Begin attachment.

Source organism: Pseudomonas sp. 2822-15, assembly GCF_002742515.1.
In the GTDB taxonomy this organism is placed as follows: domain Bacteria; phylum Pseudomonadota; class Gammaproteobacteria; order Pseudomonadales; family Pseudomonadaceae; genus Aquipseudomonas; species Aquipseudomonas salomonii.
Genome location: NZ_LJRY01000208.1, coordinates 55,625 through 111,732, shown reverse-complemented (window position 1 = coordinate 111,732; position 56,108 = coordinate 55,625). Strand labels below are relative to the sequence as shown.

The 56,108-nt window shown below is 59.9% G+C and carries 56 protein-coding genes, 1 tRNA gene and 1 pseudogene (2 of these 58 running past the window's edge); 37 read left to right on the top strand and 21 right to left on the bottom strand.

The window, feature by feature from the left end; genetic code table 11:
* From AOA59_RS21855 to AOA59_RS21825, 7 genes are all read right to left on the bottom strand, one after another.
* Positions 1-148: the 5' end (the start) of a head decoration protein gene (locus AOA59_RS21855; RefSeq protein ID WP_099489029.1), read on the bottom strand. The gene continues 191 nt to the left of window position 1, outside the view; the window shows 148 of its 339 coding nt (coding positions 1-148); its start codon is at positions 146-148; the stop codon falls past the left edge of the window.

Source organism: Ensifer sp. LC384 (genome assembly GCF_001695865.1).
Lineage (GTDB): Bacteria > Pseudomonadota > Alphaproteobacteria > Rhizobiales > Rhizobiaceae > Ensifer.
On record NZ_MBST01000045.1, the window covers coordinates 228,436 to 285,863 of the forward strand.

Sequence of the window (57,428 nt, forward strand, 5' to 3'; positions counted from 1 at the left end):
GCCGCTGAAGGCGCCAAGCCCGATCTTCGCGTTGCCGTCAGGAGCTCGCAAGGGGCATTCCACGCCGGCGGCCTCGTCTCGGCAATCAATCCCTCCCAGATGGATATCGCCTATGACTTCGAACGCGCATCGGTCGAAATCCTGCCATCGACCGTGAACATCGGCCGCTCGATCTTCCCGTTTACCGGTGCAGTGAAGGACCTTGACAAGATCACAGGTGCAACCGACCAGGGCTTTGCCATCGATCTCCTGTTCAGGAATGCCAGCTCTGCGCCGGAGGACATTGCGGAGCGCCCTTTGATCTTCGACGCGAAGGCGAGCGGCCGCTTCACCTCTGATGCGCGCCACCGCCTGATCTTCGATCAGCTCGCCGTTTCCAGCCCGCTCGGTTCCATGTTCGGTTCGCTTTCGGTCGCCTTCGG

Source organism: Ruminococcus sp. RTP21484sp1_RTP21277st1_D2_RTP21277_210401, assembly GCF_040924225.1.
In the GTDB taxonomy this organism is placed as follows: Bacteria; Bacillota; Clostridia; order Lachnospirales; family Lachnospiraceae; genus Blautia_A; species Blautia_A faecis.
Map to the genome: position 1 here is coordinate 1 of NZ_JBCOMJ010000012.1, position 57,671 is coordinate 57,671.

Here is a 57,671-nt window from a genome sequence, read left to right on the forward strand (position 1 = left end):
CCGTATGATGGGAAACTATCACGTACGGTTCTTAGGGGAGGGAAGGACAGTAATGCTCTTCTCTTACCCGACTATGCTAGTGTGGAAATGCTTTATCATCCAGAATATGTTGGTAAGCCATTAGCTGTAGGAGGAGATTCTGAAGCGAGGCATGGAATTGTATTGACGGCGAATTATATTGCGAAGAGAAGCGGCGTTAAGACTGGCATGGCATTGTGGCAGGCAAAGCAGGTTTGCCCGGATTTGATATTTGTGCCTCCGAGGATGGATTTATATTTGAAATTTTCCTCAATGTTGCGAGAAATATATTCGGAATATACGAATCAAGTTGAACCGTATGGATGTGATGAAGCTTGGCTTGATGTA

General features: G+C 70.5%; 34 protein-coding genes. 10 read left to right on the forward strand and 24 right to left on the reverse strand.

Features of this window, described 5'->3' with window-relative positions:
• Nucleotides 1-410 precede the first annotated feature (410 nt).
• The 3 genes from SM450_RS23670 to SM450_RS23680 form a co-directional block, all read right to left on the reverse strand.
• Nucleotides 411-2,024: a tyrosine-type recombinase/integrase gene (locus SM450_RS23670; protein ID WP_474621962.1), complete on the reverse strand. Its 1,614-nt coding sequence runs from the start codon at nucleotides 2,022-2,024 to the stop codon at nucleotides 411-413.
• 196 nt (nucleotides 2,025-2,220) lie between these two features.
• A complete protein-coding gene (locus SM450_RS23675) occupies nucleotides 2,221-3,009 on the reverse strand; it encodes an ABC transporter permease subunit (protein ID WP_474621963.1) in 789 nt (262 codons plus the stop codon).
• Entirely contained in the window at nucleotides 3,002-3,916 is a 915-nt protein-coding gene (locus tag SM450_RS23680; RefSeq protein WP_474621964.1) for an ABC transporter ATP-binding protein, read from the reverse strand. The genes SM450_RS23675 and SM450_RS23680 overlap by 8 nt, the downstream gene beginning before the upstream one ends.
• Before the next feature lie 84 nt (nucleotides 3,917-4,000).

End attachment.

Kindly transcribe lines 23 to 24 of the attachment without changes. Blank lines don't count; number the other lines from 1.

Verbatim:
• 196 nt (nucleotides 2,025-2,220) lie between these two features.
• A complete protein-coding gene (locus SM450_RS23675) occupies nucleotides 2,221-3,009 on the reverse strand; it encodes an ABC transporter permease subunit (protein ID WP_474621963.1) in 789 nt (262 codons plus the stop codon).